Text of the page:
Tips On Successful Restaurant Management
Tips For Successful Restaurant Management
Managing a restaurant is hard work. In my nearly 20 years in the industry I have worked in every position imaginable from dish washing to general manager. In that time I have made uncountable errors and have learned from each one. I have since transitioned into restaurant consulting, a career where I can use all of the talents and skills I have honed over the years. Below you will find tips on some of the key areas I have found that often need to be addressed.
Consistency Is Key For Restaurant Management
Consistency is the most important tip I have for restaurant managers. Consistency will make your job so much easier. Having a plan or system in place and then sticking to it will build trust and respect for you as the team leader. Inconsistencies in policy and operation will lead to discontent among the staff. Everyone needs to know what is expected from them and what they can expect from you. When they come to you with a problem or a question they may already know the answer and merely need you to confirm it.
Systems and Restaurant Management
Having systems in place is a crucial element of successful restaurant management. Systems outline the operation of the restaurant and can range from how food is ordered to how the dining room is set up and the schedules are made. A good system is easy to follow and repeatable by any reasonably competent employee. With good systems in place the restaurant will function much smoother and it is easier to slip new people into vacant positions. If you rely too heavily on the knowledge or efforts of one person to produce results you will be left in need when they are no longer available. Good systems will also help with training, foster a positive work environment and ensure consistent operations.
What To Avoid In Restaurant Management
A restaurant, no matter the size, is a large job and way too much for one person. As a manager you will need help in the form of assistant managers, chefs, sous chefs and staff. Create a thorough job description for each one and create a system for them to work within. Once you have created the systems and then hired the right people to fill the necessary positions, allow them to do the job they were hired for. For general mangers this means letting your dining room and kitchen managers do their work. If you manage them too closely you will get lost in the details of each job and potentially lose a good employee. Remember, as the manager it is your responsibility to make sure that your employees have all the tools they need to operate, not do the work yourself.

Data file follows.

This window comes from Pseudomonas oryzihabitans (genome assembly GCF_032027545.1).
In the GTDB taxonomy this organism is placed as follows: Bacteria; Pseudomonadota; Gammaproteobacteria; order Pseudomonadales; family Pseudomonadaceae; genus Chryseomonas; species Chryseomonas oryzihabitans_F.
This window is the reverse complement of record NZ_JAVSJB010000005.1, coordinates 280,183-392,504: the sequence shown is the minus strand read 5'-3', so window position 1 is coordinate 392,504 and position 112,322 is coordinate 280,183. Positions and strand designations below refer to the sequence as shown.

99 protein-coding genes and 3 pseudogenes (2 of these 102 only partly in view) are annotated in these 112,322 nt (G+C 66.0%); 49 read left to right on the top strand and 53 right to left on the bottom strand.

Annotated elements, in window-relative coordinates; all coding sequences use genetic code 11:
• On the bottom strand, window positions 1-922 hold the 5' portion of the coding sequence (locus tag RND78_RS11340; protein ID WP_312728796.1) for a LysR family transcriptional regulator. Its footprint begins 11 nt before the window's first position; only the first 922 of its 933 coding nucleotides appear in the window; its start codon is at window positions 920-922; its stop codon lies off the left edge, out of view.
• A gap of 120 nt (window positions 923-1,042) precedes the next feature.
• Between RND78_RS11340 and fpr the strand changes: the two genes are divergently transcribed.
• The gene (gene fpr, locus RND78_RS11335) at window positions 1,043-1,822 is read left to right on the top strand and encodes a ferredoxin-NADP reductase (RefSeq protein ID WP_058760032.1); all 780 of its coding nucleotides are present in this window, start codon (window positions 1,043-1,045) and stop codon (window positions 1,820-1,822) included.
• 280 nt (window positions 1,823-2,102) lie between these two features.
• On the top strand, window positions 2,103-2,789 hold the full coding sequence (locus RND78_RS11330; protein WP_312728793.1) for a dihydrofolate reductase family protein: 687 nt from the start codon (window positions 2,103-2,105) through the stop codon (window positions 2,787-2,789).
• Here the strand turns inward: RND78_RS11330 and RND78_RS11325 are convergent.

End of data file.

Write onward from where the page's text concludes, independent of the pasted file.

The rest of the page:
Managing A Restaurant Schedule
Managing the restaurant schedule is one of the toughest tasks of successful operation. Restaurant managers may be required to coordinate anywhere from 10 to 200 or more individuals with the function of the establishment. My best advice in this regard is to stay active, be consistent and keep records.
- Back of the house - scheduling the kitchen is easiest part. In general, cooks are full time employees that need and want to be at work. Problems you will find with this half of the schedule include needing time off and not getting enough hours. It is good to have a core staff the includes salaried managers and lead positions, then fill in the gaps with seasonal or part time help. The key is team building, get the crew to have a good time at work doing a good job and the kitchen will function smoothly. IIt is worth the effort to seek out and hire the right staff.
- Front of the house - Scheduling the servers can be a little trickier. For the most part front of the house staff are part time employees. The front of the house is a great place for people to find temporary and part time work because it is flexible, pays well and does not take up a lot of time. My best advice is to keep a large staff; it is far better to have too many when it's slow then too few when it's busy. Stay active with hiring, look ahead and plan for busy/slow seasons and maintain a training schedule.
- Training - Training the staff helps to maintain consistency through systems and standards. Regular group training, incorporated into the schedule, will encounter less resistance, foster team effort and ensure consistency of service. Training is good for the front and back of the house and the two should train together. Often times during the group sessions new ideas come out that can help the restaurant improve operations.
- Keep Records - Keeping good employee records is a bonus to restaurant managers for a number of reasons. Records help provide an objective view of an employee; a record of positive and negative employee actions is a useful tool, not to mention there are some legal requirements to consider as well. A good employee record is also useful to managers reviewing requests for raises or punitive action for policy infringements.
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